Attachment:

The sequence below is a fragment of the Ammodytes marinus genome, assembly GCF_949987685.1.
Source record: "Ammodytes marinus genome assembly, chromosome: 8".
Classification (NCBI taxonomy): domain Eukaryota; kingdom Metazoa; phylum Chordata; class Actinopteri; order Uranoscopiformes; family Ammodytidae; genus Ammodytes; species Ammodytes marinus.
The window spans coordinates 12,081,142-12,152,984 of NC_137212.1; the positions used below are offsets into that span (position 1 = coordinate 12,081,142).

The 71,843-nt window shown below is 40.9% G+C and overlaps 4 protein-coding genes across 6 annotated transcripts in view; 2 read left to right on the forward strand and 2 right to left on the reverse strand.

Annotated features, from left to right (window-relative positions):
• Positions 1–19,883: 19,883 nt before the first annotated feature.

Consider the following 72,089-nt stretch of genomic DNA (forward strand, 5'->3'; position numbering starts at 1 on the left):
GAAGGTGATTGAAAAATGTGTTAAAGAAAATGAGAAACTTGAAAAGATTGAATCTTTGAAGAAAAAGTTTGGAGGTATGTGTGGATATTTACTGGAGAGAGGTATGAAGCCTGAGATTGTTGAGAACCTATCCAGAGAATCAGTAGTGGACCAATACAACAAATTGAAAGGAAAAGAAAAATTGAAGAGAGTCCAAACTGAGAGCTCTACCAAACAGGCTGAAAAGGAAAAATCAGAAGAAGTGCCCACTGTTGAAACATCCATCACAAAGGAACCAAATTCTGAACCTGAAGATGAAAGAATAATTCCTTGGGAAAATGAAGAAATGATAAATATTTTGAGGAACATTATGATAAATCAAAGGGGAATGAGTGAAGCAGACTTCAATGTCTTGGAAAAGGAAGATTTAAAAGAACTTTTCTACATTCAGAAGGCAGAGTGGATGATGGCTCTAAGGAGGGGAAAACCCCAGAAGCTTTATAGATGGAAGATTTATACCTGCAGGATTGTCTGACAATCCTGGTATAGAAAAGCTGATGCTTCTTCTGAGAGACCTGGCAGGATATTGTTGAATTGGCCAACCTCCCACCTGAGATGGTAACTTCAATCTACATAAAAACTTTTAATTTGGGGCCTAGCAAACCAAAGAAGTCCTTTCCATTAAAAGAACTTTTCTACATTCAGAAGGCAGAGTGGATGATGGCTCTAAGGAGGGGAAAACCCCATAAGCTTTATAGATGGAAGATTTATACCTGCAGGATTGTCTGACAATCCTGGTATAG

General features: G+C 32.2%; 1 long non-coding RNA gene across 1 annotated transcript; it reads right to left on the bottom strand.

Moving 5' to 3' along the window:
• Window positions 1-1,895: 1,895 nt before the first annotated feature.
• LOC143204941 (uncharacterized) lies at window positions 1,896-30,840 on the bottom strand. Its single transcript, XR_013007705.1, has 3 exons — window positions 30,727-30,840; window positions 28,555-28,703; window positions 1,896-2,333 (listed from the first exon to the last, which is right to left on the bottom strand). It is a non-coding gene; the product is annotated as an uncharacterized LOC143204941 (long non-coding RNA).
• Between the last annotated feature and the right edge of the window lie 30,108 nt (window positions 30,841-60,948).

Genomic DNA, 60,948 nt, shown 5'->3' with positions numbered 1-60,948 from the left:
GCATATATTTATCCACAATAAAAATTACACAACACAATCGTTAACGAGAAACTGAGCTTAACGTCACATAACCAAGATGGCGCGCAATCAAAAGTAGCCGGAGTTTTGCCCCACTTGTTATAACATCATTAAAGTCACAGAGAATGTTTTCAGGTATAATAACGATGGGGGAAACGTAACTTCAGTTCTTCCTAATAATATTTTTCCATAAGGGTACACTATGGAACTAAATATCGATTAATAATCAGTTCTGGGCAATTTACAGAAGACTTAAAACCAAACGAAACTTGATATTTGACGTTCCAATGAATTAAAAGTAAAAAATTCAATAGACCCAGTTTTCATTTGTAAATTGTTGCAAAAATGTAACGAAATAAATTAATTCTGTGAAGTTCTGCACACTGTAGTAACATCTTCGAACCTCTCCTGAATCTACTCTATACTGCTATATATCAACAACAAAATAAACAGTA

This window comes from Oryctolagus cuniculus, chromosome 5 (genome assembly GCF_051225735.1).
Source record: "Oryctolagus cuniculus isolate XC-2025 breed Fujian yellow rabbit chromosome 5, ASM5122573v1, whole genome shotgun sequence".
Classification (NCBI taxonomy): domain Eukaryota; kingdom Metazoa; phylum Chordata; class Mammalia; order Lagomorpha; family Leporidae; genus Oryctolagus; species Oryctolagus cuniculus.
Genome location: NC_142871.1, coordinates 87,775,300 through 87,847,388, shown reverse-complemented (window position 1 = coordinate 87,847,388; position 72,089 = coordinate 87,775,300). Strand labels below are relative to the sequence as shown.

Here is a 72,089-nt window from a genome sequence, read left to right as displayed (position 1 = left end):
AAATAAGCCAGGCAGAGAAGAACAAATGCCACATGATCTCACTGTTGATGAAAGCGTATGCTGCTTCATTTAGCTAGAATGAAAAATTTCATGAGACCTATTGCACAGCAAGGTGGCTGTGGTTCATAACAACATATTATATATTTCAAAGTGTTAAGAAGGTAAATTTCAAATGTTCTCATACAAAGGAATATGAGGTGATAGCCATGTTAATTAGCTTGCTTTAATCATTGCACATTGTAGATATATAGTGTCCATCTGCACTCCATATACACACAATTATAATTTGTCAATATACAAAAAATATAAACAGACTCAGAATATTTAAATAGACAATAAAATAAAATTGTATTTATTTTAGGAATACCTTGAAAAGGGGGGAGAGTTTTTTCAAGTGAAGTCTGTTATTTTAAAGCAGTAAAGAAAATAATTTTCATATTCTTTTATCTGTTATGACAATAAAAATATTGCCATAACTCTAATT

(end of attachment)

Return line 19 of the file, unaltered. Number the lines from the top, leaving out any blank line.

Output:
Classification (NCBI taxonomy): domain Eukaryota; kingdom Metazoa; phylum Chordata; class Mammalia; order Lagomorpha; family Leporidae; genus Oryctolagus; species Oryctolagus cuniculus.